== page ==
Finding your family rhythm

What is rhythm?

You may have heard your child’s Waldorf kindergarten teacher mention the importance of rhythm in the unfamiliar context of schedule and routine. When we talk about rhythm in Waldorf education, it is not so different from musical rhythm. We are considering the beat of the child’s day. Is there a routine to which they can return no matter how far out into their imaginative life they go in their play? Do they know what comes next in their day so that they don’t have to take up that imaginative head-space with concern about when they will have lunch, go for play, or take a nap? Why does rhythm matter, and why is it specifically important for the young child?

The philosophy upon which Waldorf education is based tells us that from birth to age seven, the child’s “forces” are primarily dedicated to the development of their physical bodies. This is why more typical academic work is not presented to the children until first grade. The young child learns and grows through play and imitation. Diverting those growth forces away from the physical body, and toward more abstract thinking can have a real impact on their physical stamina and general wellness. When the child is comfortable in a rhythm and routine, they are not forced out of their dreamy imaginative mood and into an awake, thinking mood.

Rhythm is different from a schedule. Though we adults may have an awareness of certain times in our heads (lunch is at noon, sleep is at 9 or 10 pm.) what is important for the child is to experience a consistent order and routine. For example, after we morning circle we go the sand pit and then we have fruit time followed by drawing and so on… This is not a recommendation for rigidity. Having the comfort and foundation of a steady rhythm allows for the flexibility to make adjustments when needed.

Having a consistent rhythm at home can help the youngest children with the transition to school. Children who are accustomed to a steady rhythm at home quickly understand what to expect from a school rhythm.

What does rhythm look like in school?

Waldorf teachers work to incorporate in-breaths and out-breaths into the rhythm of the classroom. A more free activity, like outdoor play, might be followed by a quieter group activity, such as verbal learning, story time. Early childhood teachers avoid placing activities that are too similar in mood one after another. This gives children time to settle after more outward activities and time to energise after very quiet activities. It also makes sure that the needs of both quieter and more active children are being met.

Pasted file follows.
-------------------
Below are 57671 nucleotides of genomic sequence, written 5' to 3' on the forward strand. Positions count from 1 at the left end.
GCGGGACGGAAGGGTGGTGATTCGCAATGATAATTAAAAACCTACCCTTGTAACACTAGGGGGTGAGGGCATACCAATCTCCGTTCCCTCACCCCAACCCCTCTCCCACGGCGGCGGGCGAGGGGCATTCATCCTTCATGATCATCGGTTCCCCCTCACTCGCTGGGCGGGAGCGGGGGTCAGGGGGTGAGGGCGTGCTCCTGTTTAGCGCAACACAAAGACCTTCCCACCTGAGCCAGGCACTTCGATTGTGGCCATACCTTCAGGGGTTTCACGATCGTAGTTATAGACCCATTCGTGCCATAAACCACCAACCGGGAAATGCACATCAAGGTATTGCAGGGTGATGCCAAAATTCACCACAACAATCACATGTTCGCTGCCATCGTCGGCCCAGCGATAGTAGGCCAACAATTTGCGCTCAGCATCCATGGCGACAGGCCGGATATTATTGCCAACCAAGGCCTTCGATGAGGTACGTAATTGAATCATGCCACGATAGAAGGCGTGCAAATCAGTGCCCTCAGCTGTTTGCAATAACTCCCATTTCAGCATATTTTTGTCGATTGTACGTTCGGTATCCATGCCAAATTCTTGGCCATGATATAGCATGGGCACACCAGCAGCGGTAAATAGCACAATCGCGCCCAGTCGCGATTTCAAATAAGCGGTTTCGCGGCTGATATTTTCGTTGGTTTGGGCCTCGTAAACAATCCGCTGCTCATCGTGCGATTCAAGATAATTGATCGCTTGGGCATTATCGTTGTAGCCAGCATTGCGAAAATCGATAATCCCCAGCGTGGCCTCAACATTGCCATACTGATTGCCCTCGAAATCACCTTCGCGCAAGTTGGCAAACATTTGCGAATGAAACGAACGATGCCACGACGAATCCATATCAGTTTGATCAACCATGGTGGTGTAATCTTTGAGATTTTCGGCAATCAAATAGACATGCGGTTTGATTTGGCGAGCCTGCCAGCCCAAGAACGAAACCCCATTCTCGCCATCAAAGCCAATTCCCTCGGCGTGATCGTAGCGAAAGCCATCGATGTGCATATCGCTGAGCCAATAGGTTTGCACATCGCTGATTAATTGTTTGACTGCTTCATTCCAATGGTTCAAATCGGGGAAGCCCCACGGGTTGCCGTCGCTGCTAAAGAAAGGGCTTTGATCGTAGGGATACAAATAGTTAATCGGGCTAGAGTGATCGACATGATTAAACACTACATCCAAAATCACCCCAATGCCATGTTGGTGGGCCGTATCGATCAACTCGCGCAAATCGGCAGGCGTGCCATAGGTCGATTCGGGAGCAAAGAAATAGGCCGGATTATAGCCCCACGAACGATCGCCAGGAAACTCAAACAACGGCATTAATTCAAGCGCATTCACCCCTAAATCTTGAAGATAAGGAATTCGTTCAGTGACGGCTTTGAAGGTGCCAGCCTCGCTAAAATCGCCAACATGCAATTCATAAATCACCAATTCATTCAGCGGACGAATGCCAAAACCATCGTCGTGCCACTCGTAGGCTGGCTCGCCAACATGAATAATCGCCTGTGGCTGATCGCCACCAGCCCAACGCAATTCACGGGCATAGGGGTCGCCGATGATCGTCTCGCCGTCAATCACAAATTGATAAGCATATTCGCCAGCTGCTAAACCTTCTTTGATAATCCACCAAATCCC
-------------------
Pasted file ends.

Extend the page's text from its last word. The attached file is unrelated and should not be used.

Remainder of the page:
The daily rhythm includes time for play, eating, using the restroom, circle, story, nap, and more. Each teacher has the freedom to consider the children in their particular class, and form a rhythm that feels healthy and beneficial.

In addition to a daily rhythm, the rhythm of the week is taken into consideration when creating a plan. Each day is associated with a particular activity. Teachers make a plan for a painting day, colouring day, pasting day, beeswax day and so on.

Even more broadly, teachers consider the rhythms of the earth-the monthly rhythms. Paying attention to the changing seasons, the rhythms of nature are reflected in festivals, outdoor activities, circles and stories, and room decor.

How do I incorporate rhythm into home life?

There are many ways rhythm can be incorporated into the home life, and it doesn’t have to happen all at once. Choosing one part of the day and creating a ritual around it is a healthy way to begin to introduce rhythm, and you may learn that you and your child come to deeply value these times.

Meal times are a wonderful and healthful way to incorporate rhythm into the life of a child. It can be as simple as eating at the same time every day. The experience of rhythm can be enhanced by sharing certain rituals each time. Some ideas include, setting the table a certain way, playing and cleaning up together. It is important to consider implementing a “no devices” rule during meal times and all sitting at the table together. Although we can sometimes feel too busy to sit down for a meal – especially when we have young children – taking those moments together can ease stress and energise us for the next part of the day.

Like meal times, it is highly beneficial for children to have a routine bedtime and bedtime ritual every night. This might include a bath, stories and songs, and a special toy to cuddle.

Finally, as adults, we don’t often consider transition times as part of our daily routine and schedule. For the young child, each of these things is part of their daily rhythm, and may take more time and effort to complete in a healthy way. Making sure that ample time is planned for putting on shoes or eating or getting ready to go to school, is important not only so that we are not in a constant state of panic and running late, but also so there is time for the child to develop their independence. It is tempting to do things for the children because it is faster. But, allowing them to develop these skills themselves gives them a sense of accomplishment, independence, and patience that will serve them well throughout their lives, and will help them to be successful at school.